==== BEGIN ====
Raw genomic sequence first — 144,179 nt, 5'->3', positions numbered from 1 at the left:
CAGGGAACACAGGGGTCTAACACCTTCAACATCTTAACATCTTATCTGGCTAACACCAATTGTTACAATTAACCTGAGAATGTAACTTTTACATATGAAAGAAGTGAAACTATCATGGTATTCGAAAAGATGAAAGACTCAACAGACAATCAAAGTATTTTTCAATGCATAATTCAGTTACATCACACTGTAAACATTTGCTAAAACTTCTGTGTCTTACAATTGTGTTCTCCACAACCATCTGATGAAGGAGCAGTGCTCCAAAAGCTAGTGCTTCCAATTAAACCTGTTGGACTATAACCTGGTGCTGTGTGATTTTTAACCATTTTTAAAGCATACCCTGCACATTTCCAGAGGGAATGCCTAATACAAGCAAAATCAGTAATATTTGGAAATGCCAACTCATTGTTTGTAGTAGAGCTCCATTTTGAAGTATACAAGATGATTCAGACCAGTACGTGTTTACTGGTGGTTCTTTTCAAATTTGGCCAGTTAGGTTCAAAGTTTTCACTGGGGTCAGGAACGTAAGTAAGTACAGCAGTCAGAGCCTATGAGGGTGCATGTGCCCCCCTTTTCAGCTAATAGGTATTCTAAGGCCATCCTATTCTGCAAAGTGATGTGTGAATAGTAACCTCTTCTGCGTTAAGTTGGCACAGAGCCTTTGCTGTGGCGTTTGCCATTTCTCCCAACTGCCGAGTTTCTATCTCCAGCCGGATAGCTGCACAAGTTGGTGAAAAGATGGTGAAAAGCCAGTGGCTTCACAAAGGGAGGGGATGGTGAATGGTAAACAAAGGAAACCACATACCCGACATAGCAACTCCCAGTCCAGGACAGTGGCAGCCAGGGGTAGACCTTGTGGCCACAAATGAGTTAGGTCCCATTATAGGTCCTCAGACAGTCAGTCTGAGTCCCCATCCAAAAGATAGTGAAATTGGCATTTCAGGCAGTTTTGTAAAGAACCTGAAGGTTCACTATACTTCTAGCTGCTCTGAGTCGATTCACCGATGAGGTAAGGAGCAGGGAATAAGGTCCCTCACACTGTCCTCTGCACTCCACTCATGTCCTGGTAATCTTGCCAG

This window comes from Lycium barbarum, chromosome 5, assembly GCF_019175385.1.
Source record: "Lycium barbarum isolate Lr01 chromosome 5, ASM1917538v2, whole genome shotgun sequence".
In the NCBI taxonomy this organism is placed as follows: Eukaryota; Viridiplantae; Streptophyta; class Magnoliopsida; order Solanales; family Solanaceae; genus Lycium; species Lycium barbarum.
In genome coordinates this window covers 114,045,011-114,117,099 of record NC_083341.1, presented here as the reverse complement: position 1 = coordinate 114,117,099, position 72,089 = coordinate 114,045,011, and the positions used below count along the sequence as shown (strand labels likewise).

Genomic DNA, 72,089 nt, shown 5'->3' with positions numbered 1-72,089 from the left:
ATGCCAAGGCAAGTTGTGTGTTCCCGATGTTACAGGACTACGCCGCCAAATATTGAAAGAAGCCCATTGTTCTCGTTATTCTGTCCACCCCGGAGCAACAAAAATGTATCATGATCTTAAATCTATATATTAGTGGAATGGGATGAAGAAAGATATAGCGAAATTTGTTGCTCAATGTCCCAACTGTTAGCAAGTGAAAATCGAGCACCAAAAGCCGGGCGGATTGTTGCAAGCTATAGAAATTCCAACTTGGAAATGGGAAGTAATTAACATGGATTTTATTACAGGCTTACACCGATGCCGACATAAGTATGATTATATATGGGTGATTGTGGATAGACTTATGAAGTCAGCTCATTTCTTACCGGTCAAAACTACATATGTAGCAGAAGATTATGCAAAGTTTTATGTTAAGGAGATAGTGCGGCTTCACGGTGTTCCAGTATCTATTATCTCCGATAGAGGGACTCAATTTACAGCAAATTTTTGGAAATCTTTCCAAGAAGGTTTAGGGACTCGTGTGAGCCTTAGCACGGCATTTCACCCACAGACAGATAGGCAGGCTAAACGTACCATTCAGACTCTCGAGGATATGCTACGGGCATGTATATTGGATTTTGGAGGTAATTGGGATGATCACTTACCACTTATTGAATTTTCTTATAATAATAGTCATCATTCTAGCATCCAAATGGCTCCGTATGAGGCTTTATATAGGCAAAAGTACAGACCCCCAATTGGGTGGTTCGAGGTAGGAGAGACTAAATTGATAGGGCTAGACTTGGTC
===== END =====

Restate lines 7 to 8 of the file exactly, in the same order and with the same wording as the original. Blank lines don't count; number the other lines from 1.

Genomic DNA, 72,089 nt, shown 5'->3' with positions numbered 1-72,089 from the left:
ATGCCAAGGCAAGTTGTGTGTTCCCGATGTTACAGGACTACGCCGCCAAATATTGAAAGAAGCCCATTGTTCTCGTTATTCTGTCCACCCCGGAGCAACAAAAATGTATCATGATCTTAAATCTATATATTAGTGGAATGGGATGAAGAAAGATATAGCGAAATTTGTTGCTCAATGTCCCAACTGTTAGCAAGTGAAAATCGAGCACCAAAAGCCGGGCGGATTGTTGCAAGCTATAGAAATTCCAACTTGGAAATGGGAAGTAATTAACATGGATTTTATTACAGGCTTACACCGATGCCGACATAAGTATGATTATATATGGGTGATTGTGGATAGACTTATGAAGTCAGCTCATTTCTTACCGGTCAAAACTACATATGTAGCAGAAGATTATGCAAAGTTTTATGTTAAGGAGATAGTGCGGCTTCACGGTGTTCCAGTATCTATTATCTCCGATAGAGGGACTCAATTTACAGCAAATTTTTGGAAATCTTTCCAAGAAGGTTTAGGGACTCGTGTGAGCCTTAGCACGGCATTTCACCCACAGACAGATAGGCAGGCTAAACGTACCATTCAGACTCTCGAGGATATGCTACGGGCATGTATATTGGATTTTGGAGGTAATTGGGATGATCACTTACCACTTATTGAATTTTCTTATAATAATAGTCATCATTCTAGCATCCAAATGGCTCCGTATGAGGCTTTATATAGGCAAAAGTACAGACCCCCAATTGGGTGGTTCGAGGTAGGAGAGACTAAATTGATAGGGCTAGACTTGGTC